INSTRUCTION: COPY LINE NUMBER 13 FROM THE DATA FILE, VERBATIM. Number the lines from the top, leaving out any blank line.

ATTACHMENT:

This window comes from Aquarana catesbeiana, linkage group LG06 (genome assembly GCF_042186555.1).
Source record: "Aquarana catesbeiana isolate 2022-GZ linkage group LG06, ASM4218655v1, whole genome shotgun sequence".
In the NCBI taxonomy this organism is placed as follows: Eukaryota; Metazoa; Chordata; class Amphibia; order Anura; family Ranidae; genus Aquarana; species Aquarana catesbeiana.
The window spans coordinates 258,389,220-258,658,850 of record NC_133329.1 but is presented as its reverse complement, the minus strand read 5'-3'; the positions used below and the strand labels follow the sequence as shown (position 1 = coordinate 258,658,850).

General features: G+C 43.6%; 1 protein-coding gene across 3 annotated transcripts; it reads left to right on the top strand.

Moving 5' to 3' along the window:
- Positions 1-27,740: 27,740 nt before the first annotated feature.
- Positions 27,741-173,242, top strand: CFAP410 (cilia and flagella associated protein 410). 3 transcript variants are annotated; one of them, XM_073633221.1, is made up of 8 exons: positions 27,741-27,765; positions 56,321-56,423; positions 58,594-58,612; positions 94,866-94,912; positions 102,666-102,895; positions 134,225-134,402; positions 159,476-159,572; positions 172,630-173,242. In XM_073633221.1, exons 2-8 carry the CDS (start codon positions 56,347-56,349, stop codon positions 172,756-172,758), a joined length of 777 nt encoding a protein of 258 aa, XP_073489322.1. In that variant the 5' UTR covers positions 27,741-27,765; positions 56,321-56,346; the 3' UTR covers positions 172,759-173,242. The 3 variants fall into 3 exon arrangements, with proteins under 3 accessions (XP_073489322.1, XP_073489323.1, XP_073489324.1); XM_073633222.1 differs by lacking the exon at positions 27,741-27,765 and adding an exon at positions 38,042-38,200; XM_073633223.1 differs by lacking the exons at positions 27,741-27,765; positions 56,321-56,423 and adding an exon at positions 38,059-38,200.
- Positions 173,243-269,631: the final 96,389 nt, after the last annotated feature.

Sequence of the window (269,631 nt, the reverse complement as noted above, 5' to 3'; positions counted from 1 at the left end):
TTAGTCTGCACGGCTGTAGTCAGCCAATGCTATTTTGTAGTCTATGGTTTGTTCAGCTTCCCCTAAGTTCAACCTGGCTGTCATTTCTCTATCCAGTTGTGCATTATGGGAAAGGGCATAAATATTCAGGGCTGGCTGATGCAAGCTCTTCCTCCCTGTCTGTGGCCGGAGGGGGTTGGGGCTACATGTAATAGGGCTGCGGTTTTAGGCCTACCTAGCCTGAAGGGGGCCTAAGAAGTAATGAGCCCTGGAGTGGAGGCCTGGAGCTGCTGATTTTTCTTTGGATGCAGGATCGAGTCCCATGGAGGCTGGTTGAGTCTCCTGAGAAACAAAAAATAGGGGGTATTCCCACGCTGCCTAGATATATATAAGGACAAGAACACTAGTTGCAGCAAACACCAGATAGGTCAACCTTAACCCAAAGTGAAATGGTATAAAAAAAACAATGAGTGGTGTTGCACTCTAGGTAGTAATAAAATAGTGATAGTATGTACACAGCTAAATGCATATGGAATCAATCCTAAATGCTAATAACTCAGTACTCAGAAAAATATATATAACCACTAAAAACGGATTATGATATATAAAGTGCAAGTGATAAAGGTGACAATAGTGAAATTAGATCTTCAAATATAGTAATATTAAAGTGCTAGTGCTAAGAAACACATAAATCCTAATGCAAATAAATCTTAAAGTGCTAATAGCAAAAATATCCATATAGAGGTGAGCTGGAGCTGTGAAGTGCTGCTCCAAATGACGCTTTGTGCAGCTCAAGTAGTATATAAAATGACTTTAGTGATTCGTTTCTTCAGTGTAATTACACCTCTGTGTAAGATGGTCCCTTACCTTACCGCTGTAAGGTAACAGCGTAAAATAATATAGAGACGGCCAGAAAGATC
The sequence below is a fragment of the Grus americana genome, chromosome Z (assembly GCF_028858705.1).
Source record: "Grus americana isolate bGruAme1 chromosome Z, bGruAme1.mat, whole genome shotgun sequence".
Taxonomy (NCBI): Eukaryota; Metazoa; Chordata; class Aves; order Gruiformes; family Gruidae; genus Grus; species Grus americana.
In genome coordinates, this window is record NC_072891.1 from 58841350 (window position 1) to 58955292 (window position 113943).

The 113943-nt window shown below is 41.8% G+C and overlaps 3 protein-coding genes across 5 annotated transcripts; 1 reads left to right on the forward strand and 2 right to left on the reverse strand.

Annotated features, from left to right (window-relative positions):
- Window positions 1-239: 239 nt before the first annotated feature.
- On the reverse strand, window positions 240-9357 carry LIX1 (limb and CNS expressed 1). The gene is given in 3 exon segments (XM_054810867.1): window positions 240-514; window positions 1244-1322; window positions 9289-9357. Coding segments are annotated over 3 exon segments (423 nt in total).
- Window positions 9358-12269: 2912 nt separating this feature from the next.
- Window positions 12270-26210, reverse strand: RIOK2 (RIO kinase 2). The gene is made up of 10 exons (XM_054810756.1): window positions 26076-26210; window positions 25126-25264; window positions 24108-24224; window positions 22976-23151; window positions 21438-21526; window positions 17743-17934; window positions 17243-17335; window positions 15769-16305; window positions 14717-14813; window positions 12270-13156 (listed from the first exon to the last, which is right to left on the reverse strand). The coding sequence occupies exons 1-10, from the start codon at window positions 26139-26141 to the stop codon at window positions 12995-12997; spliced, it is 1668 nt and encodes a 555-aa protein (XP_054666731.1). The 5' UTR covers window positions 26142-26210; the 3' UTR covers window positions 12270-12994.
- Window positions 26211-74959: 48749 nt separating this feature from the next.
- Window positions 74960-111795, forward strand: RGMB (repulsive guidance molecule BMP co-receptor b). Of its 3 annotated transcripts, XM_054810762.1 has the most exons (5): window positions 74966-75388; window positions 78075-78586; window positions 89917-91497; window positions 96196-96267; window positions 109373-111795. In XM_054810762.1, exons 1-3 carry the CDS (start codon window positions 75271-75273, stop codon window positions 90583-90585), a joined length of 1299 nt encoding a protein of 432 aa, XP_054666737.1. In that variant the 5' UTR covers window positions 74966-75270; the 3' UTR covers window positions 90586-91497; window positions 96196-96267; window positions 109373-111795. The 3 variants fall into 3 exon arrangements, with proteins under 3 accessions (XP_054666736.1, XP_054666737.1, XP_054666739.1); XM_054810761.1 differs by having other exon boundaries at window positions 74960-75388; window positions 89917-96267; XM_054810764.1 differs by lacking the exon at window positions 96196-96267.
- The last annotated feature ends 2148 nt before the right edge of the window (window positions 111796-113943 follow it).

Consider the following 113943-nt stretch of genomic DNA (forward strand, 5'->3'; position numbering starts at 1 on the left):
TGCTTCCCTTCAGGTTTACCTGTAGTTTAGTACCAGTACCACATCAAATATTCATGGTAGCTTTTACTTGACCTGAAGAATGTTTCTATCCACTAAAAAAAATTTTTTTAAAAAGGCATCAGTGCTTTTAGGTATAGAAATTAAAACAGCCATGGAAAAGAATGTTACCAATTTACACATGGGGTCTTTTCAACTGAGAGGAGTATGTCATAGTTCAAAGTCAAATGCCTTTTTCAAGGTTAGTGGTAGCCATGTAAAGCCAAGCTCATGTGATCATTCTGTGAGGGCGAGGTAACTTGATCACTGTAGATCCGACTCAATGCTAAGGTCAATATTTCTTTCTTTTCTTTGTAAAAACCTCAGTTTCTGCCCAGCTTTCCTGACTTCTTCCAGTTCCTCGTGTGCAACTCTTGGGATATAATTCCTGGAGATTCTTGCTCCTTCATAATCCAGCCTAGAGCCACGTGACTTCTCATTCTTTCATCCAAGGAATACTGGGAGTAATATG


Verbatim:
Source record: "Grus americana isolate bGruAme1 chromosome Z, bGruAme1.mat, whole genome shotgun sequence".